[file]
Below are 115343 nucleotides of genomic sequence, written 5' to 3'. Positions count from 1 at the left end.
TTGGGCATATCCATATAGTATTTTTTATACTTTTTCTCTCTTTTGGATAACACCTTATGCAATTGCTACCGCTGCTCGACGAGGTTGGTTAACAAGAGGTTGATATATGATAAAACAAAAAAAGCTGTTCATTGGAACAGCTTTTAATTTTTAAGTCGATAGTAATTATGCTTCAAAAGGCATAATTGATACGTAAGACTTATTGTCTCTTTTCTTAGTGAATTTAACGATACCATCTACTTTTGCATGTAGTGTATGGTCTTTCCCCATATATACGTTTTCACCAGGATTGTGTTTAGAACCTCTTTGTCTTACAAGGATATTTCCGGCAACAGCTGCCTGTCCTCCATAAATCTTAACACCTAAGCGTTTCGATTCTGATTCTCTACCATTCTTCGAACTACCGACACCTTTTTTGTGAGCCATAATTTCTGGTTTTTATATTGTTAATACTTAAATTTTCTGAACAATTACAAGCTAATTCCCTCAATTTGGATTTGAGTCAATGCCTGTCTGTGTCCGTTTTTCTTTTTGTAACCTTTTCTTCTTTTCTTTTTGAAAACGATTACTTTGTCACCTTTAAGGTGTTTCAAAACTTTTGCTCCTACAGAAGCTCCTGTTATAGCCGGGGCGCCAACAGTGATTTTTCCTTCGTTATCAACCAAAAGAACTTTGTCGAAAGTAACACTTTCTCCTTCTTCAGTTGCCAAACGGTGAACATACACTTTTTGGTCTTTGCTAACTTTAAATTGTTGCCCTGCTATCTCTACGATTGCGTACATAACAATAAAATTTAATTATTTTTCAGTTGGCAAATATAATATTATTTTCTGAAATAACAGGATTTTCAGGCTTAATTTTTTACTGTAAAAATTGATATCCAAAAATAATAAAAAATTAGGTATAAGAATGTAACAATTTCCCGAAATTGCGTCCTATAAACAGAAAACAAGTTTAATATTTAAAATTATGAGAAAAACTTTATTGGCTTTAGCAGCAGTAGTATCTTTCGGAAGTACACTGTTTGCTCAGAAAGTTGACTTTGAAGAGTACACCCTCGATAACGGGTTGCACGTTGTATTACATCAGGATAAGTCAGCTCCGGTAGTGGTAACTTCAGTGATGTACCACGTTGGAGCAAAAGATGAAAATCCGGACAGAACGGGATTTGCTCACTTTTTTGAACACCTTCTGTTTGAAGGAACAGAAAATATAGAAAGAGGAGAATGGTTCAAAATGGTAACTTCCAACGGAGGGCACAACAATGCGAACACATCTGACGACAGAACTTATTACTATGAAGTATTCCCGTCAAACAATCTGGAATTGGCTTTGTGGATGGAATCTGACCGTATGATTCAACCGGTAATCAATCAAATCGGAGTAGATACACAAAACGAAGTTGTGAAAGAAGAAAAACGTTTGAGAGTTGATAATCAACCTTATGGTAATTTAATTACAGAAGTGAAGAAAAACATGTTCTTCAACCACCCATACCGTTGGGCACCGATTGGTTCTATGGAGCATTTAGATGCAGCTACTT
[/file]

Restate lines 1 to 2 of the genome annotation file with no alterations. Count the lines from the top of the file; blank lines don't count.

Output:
Below are 115343 nucleotides of genomic sequence, written 5' to 3'. Positions count from 1 at the left end.
TTGGGCATATCCATATAGTATTTTTTATACTTTTTCTCTCTTTTGGATAACACCTTATGCAATTGCTACCGCTGCTCGACGAGGTTGGTTAACAAGAGGTTGATATATGATAAAACAAAAAAAGCTGTTCATTGGAACAGCTTTTAATTTTTAAGTCGATAGTAATTATGCTTCAAAAGGCATAATTGATACGTAAGACTTATTGTCTCTTTTCTTAGTGAATTTAACGATACCATCTACTTTTGCATGTAGTGTATGGTCTTTCCCCATATATACGTTTTCACCAGGATTGTGTTTAGAACCTCTTTGTCTTACAAGGATATTTCCGGCAACAGCTGCCTGTCCTCCATAAATCTTAACACCTAAGCGTTTCGATTCTGATTCTCTACCATTCTTCGAACTACCGACACCTTTTTTGTGAGCCATAATTTCTGGTTTTTATATTGTTAATACTTAAATTTTCTGAACAATTACAAGCTAATTCCCTCAATTTGGATTTGAGTCAATGCCTGTCTGTGTCCGTTTTTCTTTTTGTAACCTTTTCTTCTTTTCTTTTTGAAAACGATTACTTTGTCACCTTTAAGGTGTTTCAAAACTTTTGCTCCTACAGAAGCTCCTGTTATAGCCGGGGCGCCAACAGTGATTTTTCCTTCGTTATCAACCAAAAGAACTTTGTCGAAAGTAACACTTTCTCCTTCTTCAGTTGCCAAACGGTGAACATACACTTTTTGGTCTTTGCTAACTTTAAATTGTTGCCCTGCTATCTCTACGATTGCGTACATAACAATAAAATTTAATTATTTTTCAGTTGGCAAATATAATATTATTTTCTGAAATAACAGGATTTTCAGGCTTAATTTTTTACTGTAAAAATTGATATCCAAAAATAATAAAAAATTAGGTATAAGAATGTAACAATTTCCCGAAATTGCGTCCTATAAACAGAAAACAAGTTTAATATTTAAAATTATGAGAAAAACTTTATTGGCTTTAGCAGCAGTAGTATCTTTCGGAAGTACACTGTTTGCTCAGAAAGTTGACTTTGAAGAGTACACCCTCGATAACGGGTTGCACGTTGTATTACATCAGGATAAGTCAGCTCCGGTAGTGGTAACTTCAGTGATGTACCACGTTGGAGCAAAAGATGAAAATCCGGACAGAACGGGATTTGCTCACTTTTTTGAACACCTTCTGTTTGAAGGAACAGAAAATATAGAAAGAGGAGAATGGTTCAAAATGGTAACTTCCAACGGAGGGCACAACAATGCGAACACATCTGACGACAGAACTTATTACTATGAAGTATTCCCGTCAAACAATCTGGAATTGGCTTTGTGGATGGAATCTGACCGTATGATTCAACCGGTAATCAATCAAATCGGAGTAGATACACAAAACGAAGTTGTGAAAGAAGAAAAACGTTTGAGAGTTGATAATCAACCTTATGGTAATTTAATTACAGAAGTGAAGAAAAACATGTTCTTCAACCACCCATACCGTTGGGCACCGATTGGTTCTATGGAGCATTTAGATGCAGCTACTT